I know I posted aurora pictures not long ago, and I know I’ve been somewhat lacking in the silver rockets/fantastical department of late, but trust me: WATCH THE VIDEO. Pictures of aurora are NOTHING compared to WATCHING THE AURORA. Almost too much beauty is packed into two minutes. (I wish I could save this to my hard drive, just so I could watch it on demand, on repeat.)
Archives for March 2011
Would the Rosette Nebula by any other name look as sweet? The bland New General Catalog designation of NGC 2237 doesn’t appear to diminish the appearance of this flowery emission nebula. Inside the nebula lies an open cluster of bright young stars designated NGC 2244. These stars formed about four million years ago from the nebular material and their stellar winds are clearing a hole in the nebula’s center, insulated by a layer of dust and hot gas. Ultraviolet light from the hot cluster stars causes the surrounding nebula to glow. The Rosette Nebula spans about 100 light-years across, lies about 5000 light-years away, and can be seen with a small telescope towards the constellation of the Unicorn (Monoceros).
A simple offering for your Tuesday: some terrific promotional artwork for the Space Shuttle program. (Probably from the late 1970s.)
The recent Supermoon was denied to me by a series of overcast nights, so here’s a couple of pictures from elsewhere in the world: Boston above, Athens below.
My friend Jim Cook inspired this post, because it features his beloved SPACE ROCKS. Yessir, you are looking at genuine crawler-track gravel, across which many a spacefaring vehicle has inched! Jim encouraged me to pick up a pebble or two, as they have most definitely been touched by giant vehicles touching space shuttles and rockets. (Sadly I was never anywhere near the crawler track when I visited the launch pad. I probably should have picked up a rock anyway, as they have also most definitely been kissed by rocket exhaust… I AM A FOOL FOR NOT THINKING OF THIS EARLIER.)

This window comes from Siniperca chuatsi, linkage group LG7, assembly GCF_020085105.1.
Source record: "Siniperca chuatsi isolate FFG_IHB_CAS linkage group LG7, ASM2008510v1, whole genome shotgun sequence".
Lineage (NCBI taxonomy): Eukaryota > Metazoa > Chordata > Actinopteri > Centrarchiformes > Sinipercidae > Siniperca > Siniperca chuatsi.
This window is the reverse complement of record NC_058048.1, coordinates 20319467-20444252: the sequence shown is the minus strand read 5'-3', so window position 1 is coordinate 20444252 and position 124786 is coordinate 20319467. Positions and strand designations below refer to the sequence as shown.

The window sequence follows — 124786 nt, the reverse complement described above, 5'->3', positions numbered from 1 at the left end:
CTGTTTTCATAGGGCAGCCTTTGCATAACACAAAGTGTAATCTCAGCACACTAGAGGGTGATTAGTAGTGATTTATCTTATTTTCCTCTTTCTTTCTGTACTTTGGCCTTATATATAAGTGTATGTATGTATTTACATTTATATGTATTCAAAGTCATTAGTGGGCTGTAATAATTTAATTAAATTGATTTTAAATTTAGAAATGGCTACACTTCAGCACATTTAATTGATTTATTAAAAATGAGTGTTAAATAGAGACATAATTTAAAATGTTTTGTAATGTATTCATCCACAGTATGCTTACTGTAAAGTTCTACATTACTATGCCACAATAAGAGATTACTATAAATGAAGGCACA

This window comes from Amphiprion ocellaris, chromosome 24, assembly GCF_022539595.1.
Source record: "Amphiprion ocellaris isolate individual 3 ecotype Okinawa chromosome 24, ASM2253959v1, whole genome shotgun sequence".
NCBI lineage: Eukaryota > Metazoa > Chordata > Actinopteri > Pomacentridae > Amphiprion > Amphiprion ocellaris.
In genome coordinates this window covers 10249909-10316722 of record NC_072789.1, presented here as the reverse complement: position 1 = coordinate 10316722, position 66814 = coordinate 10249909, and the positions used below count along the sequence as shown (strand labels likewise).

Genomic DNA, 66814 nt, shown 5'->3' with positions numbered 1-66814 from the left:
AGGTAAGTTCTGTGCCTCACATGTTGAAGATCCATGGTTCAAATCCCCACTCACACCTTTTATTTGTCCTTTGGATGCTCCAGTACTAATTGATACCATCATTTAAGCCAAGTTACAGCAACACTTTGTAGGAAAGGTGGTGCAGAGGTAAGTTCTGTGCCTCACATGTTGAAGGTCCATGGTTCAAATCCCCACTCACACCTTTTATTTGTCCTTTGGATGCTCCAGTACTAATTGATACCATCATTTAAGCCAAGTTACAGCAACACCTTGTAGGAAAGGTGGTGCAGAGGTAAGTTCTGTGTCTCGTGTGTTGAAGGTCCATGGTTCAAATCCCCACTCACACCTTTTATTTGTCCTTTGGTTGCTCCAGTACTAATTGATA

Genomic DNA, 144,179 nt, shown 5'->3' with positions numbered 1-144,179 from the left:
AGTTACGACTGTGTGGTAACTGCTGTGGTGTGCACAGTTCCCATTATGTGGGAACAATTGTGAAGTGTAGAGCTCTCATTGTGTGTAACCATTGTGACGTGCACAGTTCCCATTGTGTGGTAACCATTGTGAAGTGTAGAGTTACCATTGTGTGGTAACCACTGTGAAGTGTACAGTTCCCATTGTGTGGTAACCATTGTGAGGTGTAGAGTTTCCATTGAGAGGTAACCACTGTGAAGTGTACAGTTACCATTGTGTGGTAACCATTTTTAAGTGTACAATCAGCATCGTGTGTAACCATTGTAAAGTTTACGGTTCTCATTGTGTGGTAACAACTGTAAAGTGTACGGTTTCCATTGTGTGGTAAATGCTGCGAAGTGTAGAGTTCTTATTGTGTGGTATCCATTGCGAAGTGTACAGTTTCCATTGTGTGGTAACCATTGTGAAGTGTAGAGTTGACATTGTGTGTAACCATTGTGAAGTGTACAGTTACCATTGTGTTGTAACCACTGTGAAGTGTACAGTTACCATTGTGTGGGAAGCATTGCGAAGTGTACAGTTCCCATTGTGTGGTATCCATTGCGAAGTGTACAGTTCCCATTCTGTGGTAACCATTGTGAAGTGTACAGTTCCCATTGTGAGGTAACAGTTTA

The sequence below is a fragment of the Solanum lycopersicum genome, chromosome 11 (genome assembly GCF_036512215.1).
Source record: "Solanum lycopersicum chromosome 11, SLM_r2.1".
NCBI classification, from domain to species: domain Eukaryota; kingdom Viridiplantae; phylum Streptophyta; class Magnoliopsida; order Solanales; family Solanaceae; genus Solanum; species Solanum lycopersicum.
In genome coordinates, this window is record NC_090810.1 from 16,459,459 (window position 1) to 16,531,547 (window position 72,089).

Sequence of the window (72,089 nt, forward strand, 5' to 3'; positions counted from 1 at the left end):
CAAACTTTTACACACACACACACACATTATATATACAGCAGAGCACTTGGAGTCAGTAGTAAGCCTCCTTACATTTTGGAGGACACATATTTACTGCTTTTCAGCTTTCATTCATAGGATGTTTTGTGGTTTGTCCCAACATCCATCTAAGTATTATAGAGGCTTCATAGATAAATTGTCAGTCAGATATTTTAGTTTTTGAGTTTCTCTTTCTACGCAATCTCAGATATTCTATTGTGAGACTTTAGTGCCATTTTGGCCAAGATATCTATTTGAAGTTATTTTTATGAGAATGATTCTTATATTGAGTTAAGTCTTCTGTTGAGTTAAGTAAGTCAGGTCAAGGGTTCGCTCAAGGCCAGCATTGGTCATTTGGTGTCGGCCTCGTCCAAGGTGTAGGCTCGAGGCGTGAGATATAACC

I will forevermore be partial to Discovery, but I have to admit, Endeavour is looking lovely in these pictures. Godspeed, STS-134!
Last year I posted a selection of pictures from the abandoned Energiya-Buran assembly facilities and launch fields. I’ve long been fascinated by the Soviet space program — particularly Buran (“snow-storm” in Russian), which had such a vast scope, and yet had only one unmanned flight before cancellation. Now wild dogs live among the dead machinery, grasses slowly break up the concrete, and everything else is rusting in place. It makes me sad.
Sad enough to write a poem about it, in fact.
Lament for Buran
by Danielle Signor
A sleeping giant, left in place
Against the stark horizon stands,
Arms folded, longing to embrace
A rocketship with loving hands.
The future once was vast and near,
All gleaming steel and gantries high.
Such wondrous dreams that foundered here!
They wait, abandoned like the sky.
Now rust devours you — wild dogs pass,
Beneath your silent structures sleep.
The concrete causeway fades to grass,
Forsaken buildings, secrets keep.
Snow-storm, your energy was spent
Before you first drew breath — lament!
All photos © drugoi @ LiveJournal.